Ray Daumler, a three-time Manitoba Open men’s singles champion in the 1980’s, is still battling the top players in the province. And he’s still putting in the work on and off the court to improve his game.

Daumler has had a remarkable career in the junior, adult and senior ranks. He and his brother Norm got into the sport at an early age.

“My mom used to feed us balls,” Daumler remembered. “We grew up until about age six or seven in Elmwood and she used to toss some balls my way up the back lane, but the first tennis was really at age eight. I took beginner lessons at Sargent Park for a month or two – Rita Serbin and Rob Last (were the instructors).”

Daumler won the first tournament he played in, was ranked second in Canada for his age group by age 11, and won two rounds in the Orange Bowl world junior championships at 13.

“At the time there was a lot of North American travel,” said Daumler. “We (Manitoba players) travelled a lot into the northern United States. I was very successful there in multiple age groups and it was a lot of fun too. There was a big group of juniors so it was almost like a big family travelling around playing tournaments.”

As youngsters, Daumler and brother Norm worked full time in the summers and two nights a week in the winters at Crescent Creamery (their dad Fred was the manager there) to help support their tennis. Daumler worked at the business from the age of 11 until almost 18 before going to college in Winnipeg. He was into the property business by age 20.

Working his way up the tennis ladder, Daumler looked up to such players as George Kylar, Glen Ziprick, Archie Chawla and Bob Mitchell.

“I remember perfectly at Winnipeg Lawn, Ziprick playing Mitchell in a final and I’m like, ‘Oh my God, are these guys ever good,’” recalled Daumler. “It was good to watch and I think you need those things as motivating factors.”

In his last year of juniors, Daumler’s age group nationally included Andrew Sznajder (career-high ranking of No. 46 in the world in 1989), Grant Connell (No. 1 ranked doubles player in the world in 1993), Mark Greenan (former member of Canada’s Davis Cup team) and Chris Pridham (career-high of No. 75 in the world in 1988).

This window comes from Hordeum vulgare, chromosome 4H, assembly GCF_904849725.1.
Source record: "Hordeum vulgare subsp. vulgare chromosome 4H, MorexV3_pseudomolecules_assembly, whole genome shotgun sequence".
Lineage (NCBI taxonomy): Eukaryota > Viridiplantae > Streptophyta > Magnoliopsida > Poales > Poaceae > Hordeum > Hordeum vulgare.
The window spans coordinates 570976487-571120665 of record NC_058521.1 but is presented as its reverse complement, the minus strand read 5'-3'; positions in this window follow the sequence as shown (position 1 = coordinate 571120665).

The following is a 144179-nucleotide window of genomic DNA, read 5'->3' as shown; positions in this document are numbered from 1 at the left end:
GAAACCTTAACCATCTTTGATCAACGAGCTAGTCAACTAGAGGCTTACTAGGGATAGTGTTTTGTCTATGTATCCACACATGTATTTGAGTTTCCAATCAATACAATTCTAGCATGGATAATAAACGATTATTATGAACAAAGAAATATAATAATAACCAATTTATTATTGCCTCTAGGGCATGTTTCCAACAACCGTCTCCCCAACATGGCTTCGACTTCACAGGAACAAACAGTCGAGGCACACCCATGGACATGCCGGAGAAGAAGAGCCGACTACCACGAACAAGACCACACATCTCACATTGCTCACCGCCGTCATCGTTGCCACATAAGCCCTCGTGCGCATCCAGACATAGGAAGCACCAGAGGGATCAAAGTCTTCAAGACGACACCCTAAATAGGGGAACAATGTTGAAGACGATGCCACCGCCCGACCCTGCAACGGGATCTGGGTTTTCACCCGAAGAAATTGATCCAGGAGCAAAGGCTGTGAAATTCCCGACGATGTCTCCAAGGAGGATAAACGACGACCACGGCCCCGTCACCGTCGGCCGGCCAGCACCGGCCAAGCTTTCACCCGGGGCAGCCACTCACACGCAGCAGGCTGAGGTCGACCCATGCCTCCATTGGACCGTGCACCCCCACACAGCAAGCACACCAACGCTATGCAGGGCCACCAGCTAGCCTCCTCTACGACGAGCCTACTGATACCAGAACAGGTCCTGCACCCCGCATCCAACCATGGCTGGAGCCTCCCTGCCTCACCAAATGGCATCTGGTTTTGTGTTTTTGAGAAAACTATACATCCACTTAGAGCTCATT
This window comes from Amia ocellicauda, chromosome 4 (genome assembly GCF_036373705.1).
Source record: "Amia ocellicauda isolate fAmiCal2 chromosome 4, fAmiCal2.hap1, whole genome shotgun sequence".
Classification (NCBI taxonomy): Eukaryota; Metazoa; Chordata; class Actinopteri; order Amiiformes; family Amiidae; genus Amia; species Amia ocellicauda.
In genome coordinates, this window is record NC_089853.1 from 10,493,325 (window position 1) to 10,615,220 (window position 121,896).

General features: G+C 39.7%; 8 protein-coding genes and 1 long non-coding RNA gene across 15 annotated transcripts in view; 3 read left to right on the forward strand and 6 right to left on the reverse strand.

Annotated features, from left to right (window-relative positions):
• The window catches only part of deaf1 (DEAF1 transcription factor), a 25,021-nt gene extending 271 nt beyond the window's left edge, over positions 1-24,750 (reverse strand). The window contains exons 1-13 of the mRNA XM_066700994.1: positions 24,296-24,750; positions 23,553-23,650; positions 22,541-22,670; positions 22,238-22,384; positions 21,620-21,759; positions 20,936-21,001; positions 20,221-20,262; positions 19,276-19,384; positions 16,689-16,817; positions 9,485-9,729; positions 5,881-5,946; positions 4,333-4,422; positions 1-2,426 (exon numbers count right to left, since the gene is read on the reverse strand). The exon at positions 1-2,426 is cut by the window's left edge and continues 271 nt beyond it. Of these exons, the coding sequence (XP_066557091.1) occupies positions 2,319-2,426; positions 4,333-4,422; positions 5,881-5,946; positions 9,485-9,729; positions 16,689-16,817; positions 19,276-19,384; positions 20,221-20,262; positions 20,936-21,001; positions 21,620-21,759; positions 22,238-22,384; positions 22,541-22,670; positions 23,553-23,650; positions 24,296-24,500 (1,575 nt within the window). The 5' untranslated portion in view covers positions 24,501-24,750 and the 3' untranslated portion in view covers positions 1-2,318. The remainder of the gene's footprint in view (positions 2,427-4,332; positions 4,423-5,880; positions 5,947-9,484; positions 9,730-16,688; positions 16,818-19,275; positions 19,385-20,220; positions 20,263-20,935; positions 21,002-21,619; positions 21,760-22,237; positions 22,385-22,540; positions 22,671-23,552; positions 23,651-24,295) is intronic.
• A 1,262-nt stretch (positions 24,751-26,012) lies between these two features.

“There were some very solid players,” Daumler said. “I was lucky we had a pretty strong group, so whoever you were playing in the round of 16 makes you a better player and these guys had terrific skill and terrific training. I was very lucky to come through a time like that.”

Daumler’s Manitoba Open men’s singles titles came in 1986, ’87 and ’89. The tournament in those years was loaded with top talent from out of province.

“To me you want to try to get the greatest amount of competition,” said Daumler. “We used to get Americans. We had Saskatchewan champions coming, Alberta champions coming. You had a great pool and for me that has a great meaning – it’s so competitive and it raises everybody’s level.”

One tough loss at the Manitoba Open Daumler remembers well was his final against Alberta champion Steve Kirk. Daumler was unable to convert on three match points: on the first one he broke a string on a return of serve and on another his attempt at a passing shot down the line hit the tape and fell back on his side.

“I had some good wins,” Daumler said of his Manitoba Open success. “I had some really tough losses but those losses are what make you better as well.”

Daumler took nine years off from tennis in the 2000’s to spend more time with his kids.

“For two to three years of that nine-year period I couldn’t even look at tennis, I couldn’t visit a club, I couldn’t come watch a tournament,” Daumler remembered. “To state heartbroken is an understatement and you can’t actually believe it until you go away from such a thing.”

Daumler and his family got into martial arts during his time away from tennis.

“We took taekwondo,” said Daumler. “We have three of four family members as black belts for many, many years. We were teaching and the training is terrific.”

In his return to competitive tennis in 2010, Daumler won the men’s Open singles crown at a tournament at Sargent Park Tennis Garden and claimed the 45+ singles title at the western senior championships. He also placed second at the eastern seniors in his age category and was named to Canada’s world senior team.

“You come back from nine years and you’re again embraced by a sport – that’s a remarkable thing,” said Daumler, who adopted a one-handed backed when he returned to tennis due to a disc compression in his lower spine. “The kids were getting a little older and little more independent, so that gave me an opportunity to come back.”

Daumler is on court three to four times a week and works out on off-days, recently incorporating twice a week yoga into his routine.

“I have goals of playing further tournaments, potentially even the senior side,” Daumler said. “I’m interested in both the Open and the senior side.”